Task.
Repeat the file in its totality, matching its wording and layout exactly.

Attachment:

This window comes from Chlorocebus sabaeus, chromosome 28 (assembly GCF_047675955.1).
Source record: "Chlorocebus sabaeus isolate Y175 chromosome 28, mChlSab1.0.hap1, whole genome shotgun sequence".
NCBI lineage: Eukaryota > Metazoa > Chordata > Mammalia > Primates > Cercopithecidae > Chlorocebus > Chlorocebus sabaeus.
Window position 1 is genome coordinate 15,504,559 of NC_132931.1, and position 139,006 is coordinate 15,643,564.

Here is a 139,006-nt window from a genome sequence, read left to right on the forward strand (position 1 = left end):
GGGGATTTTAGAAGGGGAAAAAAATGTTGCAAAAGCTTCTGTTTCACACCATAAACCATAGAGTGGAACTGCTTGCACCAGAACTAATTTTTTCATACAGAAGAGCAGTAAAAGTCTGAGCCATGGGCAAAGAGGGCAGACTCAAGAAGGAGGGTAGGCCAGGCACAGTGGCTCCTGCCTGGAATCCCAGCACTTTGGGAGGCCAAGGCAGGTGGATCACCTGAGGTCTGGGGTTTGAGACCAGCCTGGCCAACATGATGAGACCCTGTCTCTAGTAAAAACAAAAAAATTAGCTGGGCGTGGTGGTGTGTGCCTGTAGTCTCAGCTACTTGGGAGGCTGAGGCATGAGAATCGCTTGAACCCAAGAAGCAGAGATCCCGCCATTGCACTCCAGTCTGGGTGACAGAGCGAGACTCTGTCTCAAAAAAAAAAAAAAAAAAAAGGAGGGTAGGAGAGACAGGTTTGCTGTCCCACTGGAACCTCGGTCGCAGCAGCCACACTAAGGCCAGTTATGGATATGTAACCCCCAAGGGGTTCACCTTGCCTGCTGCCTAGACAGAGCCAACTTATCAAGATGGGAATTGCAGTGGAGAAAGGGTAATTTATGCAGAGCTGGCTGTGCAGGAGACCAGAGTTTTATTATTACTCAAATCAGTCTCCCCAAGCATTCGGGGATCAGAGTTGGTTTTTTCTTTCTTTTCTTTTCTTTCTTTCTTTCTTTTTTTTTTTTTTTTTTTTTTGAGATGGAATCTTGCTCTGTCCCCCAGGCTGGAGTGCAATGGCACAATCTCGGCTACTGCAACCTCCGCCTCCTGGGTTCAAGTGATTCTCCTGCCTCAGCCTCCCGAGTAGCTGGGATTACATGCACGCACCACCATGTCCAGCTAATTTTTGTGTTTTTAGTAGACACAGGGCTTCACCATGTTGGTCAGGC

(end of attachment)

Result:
This window comes from Chlorocebus sabaeus, chromosome 28 (assembly GCF_047675955.1).
Source record: "Chlorocebus sabaeus isolate Y175 chromosome 28, mChlSab1.0.hap1, whole genome shotgun sequence".
NCBI lineage: Eukaryota > Metazoa > Chordata > Mammalia > Primates > Cercopithecidae > Chlorocebus > Chlorocebus sabaeus.
Window position 1 is genome coordinate 15,504,559 of NC_132931.1, and position 139,006 is coordinate 15,643,564.

Here is a 139,006-nt window from a genome sequence, read left to right on the forward strand (position 1 = left end):
GGGGATTTTAGAAGGGGAAAAAAATGTTGCAAAAGCTTCTGTTTCACACCATAAACCATAGAGTGGAACTGCTTGCACCAGAACTAATTTTTTCATACAGAAGAGCAGTAAAAGTCTGAGCCATGGGCAAAGAGGGCAGACTCAAGAAGGAGGGTAGGCCAGGCACAGTGGCTCCTGCCTGGAATCCCAGCACTTTGGGAGGCCAAGGCAGGTGGATCACCTGAGGTCTGGGGTTTGAGACCAGCCTGGCCAACATGATGAGACCCTGTCTCTAGTAAAAACAAAAAAATTAGCTGGGCGTGGTGGTGTGTGCCTGTAGTCTCAGCTACTTGGGAGGCTGAGGCATGAGAATCGCTTGAACCCAAGAAGCAGAGATCCCGCCATTGCACTCCAGTCTGGGTGACAGAGCGAGACTCTGTCTCAAAAAAAAAAAAAAAAAAAAGGAGGGTAGGAGAGACAGGTTTGCTGTCCCACTGGAACCTCGGTCGCAGCAGCCACACTAAGGCCAGTTATGGATATGTAACCCCCAAGGGGTTCACCTTGCCTGCTGCCTAGACAGAGCCAACTTATCAAGATGGGAATTGCAGTGGAGAAAGGGTAATTTATGCAGAGCTGGCTGTGCAGGAGACCAGAGTTTTATTATTACTCAAATCAGTCTCCCCAAGCATTCGGGGATCAGAGTTGGTTTTTTCTTTCTTTTCTTTTCTTTCTTTCTTTCTTTTTTTTTTTTTTTTTTTTTTGAGATGGAATCTTGCTCTGTCCCCCAGGCTGGAGTGCAATGGCACAATCTCGGCTACTGCAACCTCCGCCTCCTGGGTTCAAGTGATTCTCCTGCCTCAGCCTCCCGAGTAGCTGGGATTACATGCACGCACCACCATGTCCAGCTAATTTTTGTGTTTTTAGTAGACACAGGGCTTCACCATGTTGGTCAGGC